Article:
Improperly mounted hatch by builder resulted in major core damage as well as ruining the finish below

Properly Installed Hardware Could Save You From Visiting Our Cabin & Deck Leaks Page

Quality Care for the Finest Yacht. Yours.


Serving Long Island Sound to the Caribbean and Beyond, since 2001

Installing any sort of hardware on a boat, particularly on deck, is far more involved than simply drilling a few holes, slapping in some caulk and bolting or screwing the piece down firmly. If done incorrectly, serious damage can occur. Understanding deck composition and how it affects the structural integrity of the boat is an important part of the process.

Water that finds its way into the cabin through a leak in the deck, or hatch or port light can be an annoyance, at best. Water that gets through the deck, but doesn't actually make it into the cabin can be a far worse scenario. (See our cabin & deck leaks page.)

Since water can so easily find its way into a boat's deck through an improperly mounted piece of hardware, we take extra steps to avoid that from ever happening. As stated earlier, just drilling holes, adding some caulk and screwing down the hardware will not be very effective for very long, if at all. It might work for a short time if you are lucky, but certainly not for the long haul. 

There are a number of factors that will affect how well water will be sealed out where a piece of hardware has been mounted. Keep in mind a boat is constantly flexing. Most pieces of hardware take on loads--sometimes very large shearing loads--that are not always constant. There is expansion and contraction of the deck. Caulk is not always permanent. Hardware on molded non-skid can be difficult to seal well. We take all these things into consideration and add extra steps to the mounting process to keep the chances of leaking down the road very slim, but more importantly, if they were to leak due to uncontrollable circumstances, any damage caused to the deck would be extremely limited. 

Some of the steps we take are simple steps that every manufacturer should do when they mount hardware. Unfortunately, most don't. These simple steps only take a few extra minutes and help to create a far better seal. Other steps are a bit more involved and admittedly can take much more time. A few high-end manufacturers incorporate these steps. In our opinion, it would be smart for all manufacturers to do so.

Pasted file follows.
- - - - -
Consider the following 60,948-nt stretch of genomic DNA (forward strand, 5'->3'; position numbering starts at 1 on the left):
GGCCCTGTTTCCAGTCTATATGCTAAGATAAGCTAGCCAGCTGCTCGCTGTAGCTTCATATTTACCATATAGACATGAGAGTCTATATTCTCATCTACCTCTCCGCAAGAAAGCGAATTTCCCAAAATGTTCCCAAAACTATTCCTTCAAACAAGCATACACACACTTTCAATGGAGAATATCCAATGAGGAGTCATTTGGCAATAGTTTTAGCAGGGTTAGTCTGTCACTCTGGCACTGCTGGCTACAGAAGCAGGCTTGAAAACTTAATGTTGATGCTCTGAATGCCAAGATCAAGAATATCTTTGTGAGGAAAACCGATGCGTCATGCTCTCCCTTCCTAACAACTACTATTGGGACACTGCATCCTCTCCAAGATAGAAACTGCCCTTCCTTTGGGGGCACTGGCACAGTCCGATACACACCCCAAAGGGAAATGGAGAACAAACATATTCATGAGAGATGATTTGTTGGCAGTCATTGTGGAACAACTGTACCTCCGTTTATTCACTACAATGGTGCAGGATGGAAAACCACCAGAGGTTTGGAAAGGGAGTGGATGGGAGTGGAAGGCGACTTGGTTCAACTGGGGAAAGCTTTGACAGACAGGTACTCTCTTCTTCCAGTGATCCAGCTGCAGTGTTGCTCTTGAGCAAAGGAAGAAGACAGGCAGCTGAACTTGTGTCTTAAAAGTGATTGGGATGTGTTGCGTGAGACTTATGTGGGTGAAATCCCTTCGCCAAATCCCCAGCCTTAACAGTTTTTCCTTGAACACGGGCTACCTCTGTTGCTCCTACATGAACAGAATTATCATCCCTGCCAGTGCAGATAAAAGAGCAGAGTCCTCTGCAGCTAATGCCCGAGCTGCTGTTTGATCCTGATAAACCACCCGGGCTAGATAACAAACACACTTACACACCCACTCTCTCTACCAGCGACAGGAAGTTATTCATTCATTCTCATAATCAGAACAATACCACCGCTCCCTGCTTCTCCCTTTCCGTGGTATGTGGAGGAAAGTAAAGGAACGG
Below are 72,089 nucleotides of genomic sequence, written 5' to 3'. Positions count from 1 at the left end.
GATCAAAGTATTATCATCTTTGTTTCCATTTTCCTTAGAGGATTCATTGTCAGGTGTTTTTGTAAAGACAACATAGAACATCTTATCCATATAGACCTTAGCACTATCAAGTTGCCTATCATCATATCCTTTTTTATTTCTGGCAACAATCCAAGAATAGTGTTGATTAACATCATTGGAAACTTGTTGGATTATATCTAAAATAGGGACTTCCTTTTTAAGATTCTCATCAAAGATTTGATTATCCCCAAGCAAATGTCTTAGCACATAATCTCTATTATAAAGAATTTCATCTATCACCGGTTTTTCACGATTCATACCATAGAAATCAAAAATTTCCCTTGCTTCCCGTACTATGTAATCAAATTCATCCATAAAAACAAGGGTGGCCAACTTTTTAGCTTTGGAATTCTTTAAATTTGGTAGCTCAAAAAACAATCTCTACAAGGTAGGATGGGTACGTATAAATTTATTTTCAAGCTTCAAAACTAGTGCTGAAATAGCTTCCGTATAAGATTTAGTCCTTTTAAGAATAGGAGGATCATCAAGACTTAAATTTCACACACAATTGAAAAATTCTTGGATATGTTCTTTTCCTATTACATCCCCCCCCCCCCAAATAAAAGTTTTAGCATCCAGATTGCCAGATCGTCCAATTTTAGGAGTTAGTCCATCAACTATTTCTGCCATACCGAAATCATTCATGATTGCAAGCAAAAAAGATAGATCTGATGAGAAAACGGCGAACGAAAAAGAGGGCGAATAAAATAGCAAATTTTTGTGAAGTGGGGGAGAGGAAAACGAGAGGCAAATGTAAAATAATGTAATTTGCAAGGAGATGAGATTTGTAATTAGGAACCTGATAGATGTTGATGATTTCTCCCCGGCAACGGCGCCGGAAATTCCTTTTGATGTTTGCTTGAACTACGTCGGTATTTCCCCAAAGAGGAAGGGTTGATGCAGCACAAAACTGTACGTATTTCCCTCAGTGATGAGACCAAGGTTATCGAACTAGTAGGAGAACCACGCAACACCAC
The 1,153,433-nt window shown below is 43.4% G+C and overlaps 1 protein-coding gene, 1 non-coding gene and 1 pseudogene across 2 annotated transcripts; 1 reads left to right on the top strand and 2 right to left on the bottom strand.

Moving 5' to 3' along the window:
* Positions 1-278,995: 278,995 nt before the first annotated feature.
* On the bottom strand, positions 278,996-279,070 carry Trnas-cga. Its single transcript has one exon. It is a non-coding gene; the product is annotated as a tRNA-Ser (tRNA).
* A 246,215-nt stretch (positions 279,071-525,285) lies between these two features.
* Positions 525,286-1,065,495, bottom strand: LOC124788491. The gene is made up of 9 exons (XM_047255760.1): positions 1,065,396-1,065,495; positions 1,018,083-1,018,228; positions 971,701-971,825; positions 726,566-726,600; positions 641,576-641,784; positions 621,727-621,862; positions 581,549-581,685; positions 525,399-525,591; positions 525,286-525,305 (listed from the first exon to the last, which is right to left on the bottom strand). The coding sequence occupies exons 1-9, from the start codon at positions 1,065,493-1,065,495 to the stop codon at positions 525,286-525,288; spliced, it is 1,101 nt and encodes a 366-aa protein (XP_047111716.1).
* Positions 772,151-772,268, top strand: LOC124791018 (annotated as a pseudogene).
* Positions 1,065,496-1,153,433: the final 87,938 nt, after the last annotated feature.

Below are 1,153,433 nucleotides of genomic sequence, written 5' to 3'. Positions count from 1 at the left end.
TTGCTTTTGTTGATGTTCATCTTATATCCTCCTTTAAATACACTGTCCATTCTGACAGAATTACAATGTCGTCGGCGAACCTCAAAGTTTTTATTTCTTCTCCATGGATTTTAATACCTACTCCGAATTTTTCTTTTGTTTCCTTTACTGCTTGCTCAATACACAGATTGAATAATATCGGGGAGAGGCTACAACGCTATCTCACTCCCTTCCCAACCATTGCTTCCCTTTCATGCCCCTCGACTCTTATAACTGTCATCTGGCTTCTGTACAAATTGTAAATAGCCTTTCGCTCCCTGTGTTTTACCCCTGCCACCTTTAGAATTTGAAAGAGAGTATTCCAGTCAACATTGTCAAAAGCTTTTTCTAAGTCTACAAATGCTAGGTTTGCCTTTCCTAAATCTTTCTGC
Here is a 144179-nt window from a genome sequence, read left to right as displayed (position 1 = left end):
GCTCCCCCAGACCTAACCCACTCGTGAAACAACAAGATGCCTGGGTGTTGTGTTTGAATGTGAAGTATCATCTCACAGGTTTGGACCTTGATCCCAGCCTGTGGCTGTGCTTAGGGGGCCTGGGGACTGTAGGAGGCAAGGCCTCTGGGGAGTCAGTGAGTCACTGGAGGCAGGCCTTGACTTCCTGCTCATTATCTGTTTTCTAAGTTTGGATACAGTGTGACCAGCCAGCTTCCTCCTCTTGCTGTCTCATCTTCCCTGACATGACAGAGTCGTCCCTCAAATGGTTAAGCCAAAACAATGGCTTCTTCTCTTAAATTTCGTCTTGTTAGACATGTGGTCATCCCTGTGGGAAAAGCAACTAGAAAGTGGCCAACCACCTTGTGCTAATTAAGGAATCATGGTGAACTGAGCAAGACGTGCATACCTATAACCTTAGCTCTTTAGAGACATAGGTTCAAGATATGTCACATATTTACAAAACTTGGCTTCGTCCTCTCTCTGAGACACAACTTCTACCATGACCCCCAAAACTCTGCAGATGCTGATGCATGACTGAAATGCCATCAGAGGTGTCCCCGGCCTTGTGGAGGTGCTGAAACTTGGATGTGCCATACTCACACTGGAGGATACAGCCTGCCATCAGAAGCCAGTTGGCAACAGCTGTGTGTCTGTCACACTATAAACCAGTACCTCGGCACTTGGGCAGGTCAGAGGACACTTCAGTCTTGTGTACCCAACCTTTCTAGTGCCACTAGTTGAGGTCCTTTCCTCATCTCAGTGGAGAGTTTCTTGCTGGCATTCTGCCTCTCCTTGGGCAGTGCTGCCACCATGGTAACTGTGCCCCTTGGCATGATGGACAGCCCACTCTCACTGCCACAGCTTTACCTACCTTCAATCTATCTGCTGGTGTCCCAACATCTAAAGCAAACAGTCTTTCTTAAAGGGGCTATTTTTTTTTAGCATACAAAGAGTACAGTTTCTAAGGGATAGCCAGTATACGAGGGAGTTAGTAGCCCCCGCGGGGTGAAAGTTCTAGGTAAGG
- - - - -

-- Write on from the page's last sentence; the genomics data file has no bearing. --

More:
One area where we see drastic problems is the deck areas around the lifeline stanchion bases on sailboats, particularly around the boarding point or boarding gate. Crew members will typically grab the top of the stanchions to help pull themselves up onto the boat from the dock or dinghy. The leverage created will certainly put added stress on the mounting area in the deck over time. Eventually, the sealant will break down and water will find its way through the deck surface, down the fasteners and into the deck core. It will continue to get in, even at greater rates as everything continues to loosen up, which it will. Over time, the deck core will begin to rot and become structurally compromised. We have done many repairs to various decks (see Cabin & Deck Leaks) due to inadequate mounting practices, in most cases, by the manufacturer. These factory mounting jobs are usually fine for the first few years, so they don't need to worry about warranty coverage for damage resulting from these inferior mounting methods. 

We have designed a solution for this stanchion area problem that has been effective in both keeping water out of the deck core over the long term as well as dramatically reinforcing the area under the stanchions.

There are any number of reasons why decks and cabins might leak or be compromised in areas where hardware has been mounted. Using the wrong fasteners, not drilling the correct size pilot holes for screws, not getting enough sealant where it is most necessary, and just the simple effects of movement and/or loosening over time, to name a few. At DAKOTA MARINE we understand the demands of a harsh marine environment and the sometimes excessive loads that may be put on all types of hardware. We see often how leaks get in and the damage they can do to a deck. When we install or replace hardware of any sort, all these factors are taken into consideration and the mounting is done accordingly.

In addition to deck hardware installations, we mount hardware just about everywhere else you might find it necessary aboard a boat. In all cases, everything we install, from a simple piece of hardware to a complete and complex system of sorts, is executed to the highest of standards.